I have heard this phrase as:

  • Now we're cooking with gas.
  • Now we're cooking with grease.
  • Now we're cooking with heat.
  • Now we're cooking with fire.

Which of these is the original version, and where/how did it originate?

3 Answers 3



Gas cookers began to replace wood-burners around 1915, and the actual phrase was used by Hollywood radio comedians around December 1939, and then appropriated by gas companies to promote gas cooking from around 1941 onwards.

The phrase has been attributed to Deke Houlgate, who after working in the gas industry, wrote the line for Bob Hope.


The American Heritage Dictionary of Idioms (1997) by Christine Amme says it's 1940s slang, and it:

... alludes to gas stoves, which began to replace slower wood-burning stoves about 1915.

Gas companies

American Gas Association monthly - Volume 23 (1941) offers an origin:

The expression "NOW YOU'RE COOKING WITH GAS" has bobbed up again — this time as a front page streamer on the Roper Ranger, and as the banner line in the current advertising series of the Nashville (Tenn.) Gas and Heating Company, cleverly tying gas cooking to local food products and restaurants.

"Now you're cooking with gas" literally took the gas industry by the ears around December 1939 — Remember? — when it flashed forth in brilliant repartee from the radio programs of the Maxwell Coffee Hour, Jack Benny, Chase and Sanborn, Johnson Wax, Bob Hope and sundry others. Gas men began to listen as they had never listened before, kinda hoping to hear more, yet not knowing whether to be glad or mad, dazed or dazzled by such widespread FREE publicity on TIME interpreted in terms of national hook-ups involving hundreds of thousands of dollars all told.

The same association's Proceedings - Volume 23 (1941) suggests several slogans to promote gas, and notes:

Even Hollywood has been using, for some time now, the expression "Now you're cooking with gas" to denote perfection.

The Pacific Coast Gas Association's Proceedings - Volume 32 (1941) wanted to cash-in on the phrase's popularity:

It is up to us to plan our activities so as to assure progress — so that people will say of us "Now You're Cooking With Gas!"

Gas age - Volume 88 (1941) says the phrase is already famous:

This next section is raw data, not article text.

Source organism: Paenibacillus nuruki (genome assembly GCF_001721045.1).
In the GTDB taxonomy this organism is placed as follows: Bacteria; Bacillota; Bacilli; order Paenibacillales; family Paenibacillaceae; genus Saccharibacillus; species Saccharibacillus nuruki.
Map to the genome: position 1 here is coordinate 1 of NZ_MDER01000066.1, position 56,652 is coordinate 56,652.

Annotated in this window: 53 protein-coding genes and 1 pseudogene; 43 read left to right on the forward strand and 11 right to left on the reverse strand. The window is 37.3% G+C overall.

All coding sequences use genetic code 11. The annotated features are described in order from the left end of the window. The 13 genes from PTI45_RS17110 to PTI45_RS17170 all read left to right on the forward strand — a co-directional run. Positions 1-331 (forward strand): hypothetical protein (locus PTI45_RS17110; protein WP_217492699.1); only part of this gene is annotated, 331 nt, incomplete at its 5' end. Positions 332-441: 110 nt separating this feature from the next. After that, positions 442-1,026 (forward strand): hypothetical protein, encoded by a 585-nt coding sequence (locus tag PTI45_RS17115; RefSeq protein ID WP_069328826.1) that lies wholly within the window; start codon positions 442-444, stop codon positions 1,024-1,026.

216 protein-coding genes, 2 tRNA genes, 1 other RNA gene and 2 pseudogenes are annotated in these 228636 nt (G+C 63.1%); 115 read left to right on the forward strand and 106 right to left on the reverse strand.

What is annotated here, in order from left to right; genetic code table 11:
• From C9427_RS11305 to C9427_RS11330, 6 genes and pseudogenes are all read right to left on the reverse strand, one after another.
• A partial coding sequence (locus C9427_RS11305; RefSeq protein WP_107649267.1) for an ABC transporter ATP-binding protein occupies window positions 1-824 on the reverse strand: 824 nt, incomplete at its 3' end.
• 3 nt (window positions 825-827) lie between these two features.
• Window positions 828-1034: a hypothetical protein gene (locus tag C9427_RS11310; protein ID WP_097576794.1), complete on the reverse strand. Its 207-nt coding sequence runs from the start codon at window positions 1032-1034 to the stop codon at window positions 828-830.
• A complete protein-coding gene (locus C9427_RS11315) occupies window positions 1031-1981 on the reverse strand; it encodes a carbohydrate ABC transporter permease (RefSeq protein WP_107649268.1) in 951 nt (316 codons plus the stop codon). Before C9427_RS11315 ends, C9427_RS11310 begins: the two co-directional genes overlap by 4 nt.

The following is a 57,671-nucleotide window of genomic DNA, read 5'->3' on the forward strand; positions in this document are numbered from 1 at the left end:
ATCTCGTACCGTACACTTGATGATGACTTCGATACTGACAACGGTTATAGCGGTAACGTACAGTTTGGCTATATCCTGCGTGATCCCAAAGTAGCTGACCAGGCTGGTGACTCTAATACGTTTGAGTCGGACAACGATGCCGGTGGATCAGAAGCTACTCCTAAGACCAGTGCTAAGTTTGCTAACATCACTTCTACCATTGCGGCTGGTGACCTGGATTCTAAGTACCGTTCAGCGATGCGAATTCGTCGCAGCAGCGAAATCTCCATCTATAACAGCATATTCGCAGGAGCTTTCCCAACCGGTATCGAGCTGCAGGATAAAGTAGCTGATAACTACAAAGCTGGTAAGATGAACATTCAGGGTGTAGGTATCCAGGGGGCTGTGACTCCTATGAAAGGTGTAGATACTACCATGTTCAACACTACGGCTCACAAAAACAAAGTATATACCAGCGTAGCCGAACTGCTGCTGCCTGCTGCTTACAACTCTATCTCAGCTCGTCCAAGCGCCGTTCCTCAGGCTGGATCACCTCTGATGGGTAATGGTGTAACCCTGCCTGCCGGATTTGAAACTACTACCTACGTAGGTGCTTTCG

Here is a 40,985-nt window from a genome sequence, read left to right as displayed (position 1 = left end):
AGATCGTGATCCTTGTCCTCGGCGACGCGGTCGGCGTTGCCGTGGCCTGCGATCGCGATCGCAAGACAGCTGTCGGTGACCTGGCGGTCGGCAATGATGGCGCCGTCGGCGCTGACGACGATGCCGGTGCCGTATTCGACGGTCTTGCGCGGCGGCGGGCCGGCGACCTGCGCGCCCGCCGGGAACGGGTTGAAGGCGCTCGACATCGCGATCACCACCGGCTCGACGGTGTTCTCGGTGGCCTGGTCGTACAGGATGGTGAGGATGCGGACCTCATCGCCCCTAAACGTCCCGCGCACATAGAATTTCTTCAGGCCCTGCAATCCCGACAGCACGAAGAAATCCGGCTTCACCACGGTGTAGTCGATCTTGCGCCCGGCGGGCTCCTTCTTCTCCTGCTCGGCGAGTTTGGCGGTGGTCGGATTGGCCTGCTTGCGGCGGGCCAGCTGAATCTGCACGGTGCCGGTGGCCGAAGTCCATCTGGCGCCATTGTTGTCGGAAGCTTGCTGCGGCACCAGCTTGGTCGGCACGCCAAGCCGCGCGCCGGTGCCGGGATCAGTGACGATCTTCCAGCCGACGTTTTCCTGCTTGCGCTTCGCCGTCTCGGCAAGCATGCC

A smart angle in one piece of copy was to capitalize on the now-famous colloquialism. "Now you're cooking with gas."

Deke Houlgate and Bob Hope

Houlgate College Football Rankings was founded by Deke Houlgate. On their website, his son writes:

During his days with the American Gas Association, before induction into the Army Air Corps, he originated the phrase, "Now, you're cooking with gas!" and planted it with Bob Hope's writers. They, in turn, wrote it into one of his radio scripts and put it into the mouth of comedian Jerry Calonna [sic], who made it nationally famous.

It was earlier attributed to Bob Hope, for example in the New York Times (April 10, 1941) review of his film Road To Zanzibar:

Farce of this sort very seldom comes off with complete effect, but this time it does, and we promise that there’s fun on the Road To Zanzibar. This time, as Mr. Hope puts it in one of his pungent phrases, they’re cooking with gas.

And a 1942 newspaper article (The Pittsburgh Press - Oct 15, 1942) refers to:

That famed Bob Hope wisecrack, "Now you're cooking with gas"...


A post to jackbenny.org says:

Just the other day, I heard a skit from "Good News of 1940" where Lou Holtz and Fanny Brice are among the "British" characters, and "Now we're cooking with gas!" is one of the lines.

It was common enough to confuse "word experts", notes *Municipal sanitation - Volume 11* (1941):

"Coney Island" became a word in the University of Chicago's new dictionary, but terms like "now you're cooking with gas" and "that ain't the way I heard it", used by the people who frequent Coney Island continued to confuse word experts.

It was used in a 1942 film, The Big Street:

Florida Doctor: Did you ever hear of a thing called paranoia? No, I guess you didn't. Well, it's what happens to people when they get to believe they're something they're not.
Nicely Nicely Johnson: Now you're cooking with gas.
Violette Shumberg: Shut up, Nicely.

And the last lines of a 1943 Daffy Duck cartoon, The Wise Quacking Duck:

Daffy Duck: [in the oven] Say, now you're cooking with gas.

Wikipedia also says this cartoon, shortly before the end:

The war continues through some parts of the cartoon, including a fortune teller (referring to Jerry Colonna).

  • 2
    Ha! I wonder how a phrase "literally took the gas industry by the ears." I wasn't even aware industries had ears!
    – fool4jesus
    Commented Jul 7, 2014 at 19:42

The original is "Now You're Cooking With Gas", supposedly part of an ad campaign from the era when gas stoves first started replacing wood stoves for cooking in the home. The Wikitionary entry cooking with gas offers some insight, but I couldn't locate a specific ad campaign, or any other corroborating materials. This article suggests that this would have been early in the 1900s.

  • 5
    Google Books searching suggests strongly that it began in 1941. The only mention dated pre-1940 is misdated, and actually comes from 1941; but from 1941 onwards quite a few hits start appearing. Google ngrams is also interesting.
    – PLL
    Commented May 18, 2011 at 17:30
  • 1
    Thanks for the Google Books search and the NGrams. That's a really nice contribution.
    – Kit Z. Fox
    Commented May 18, 2011 at 17:32

I think the original is just

Now we're cooking.

Which means that have finally started to get going.

The later additions are just for emphasis.

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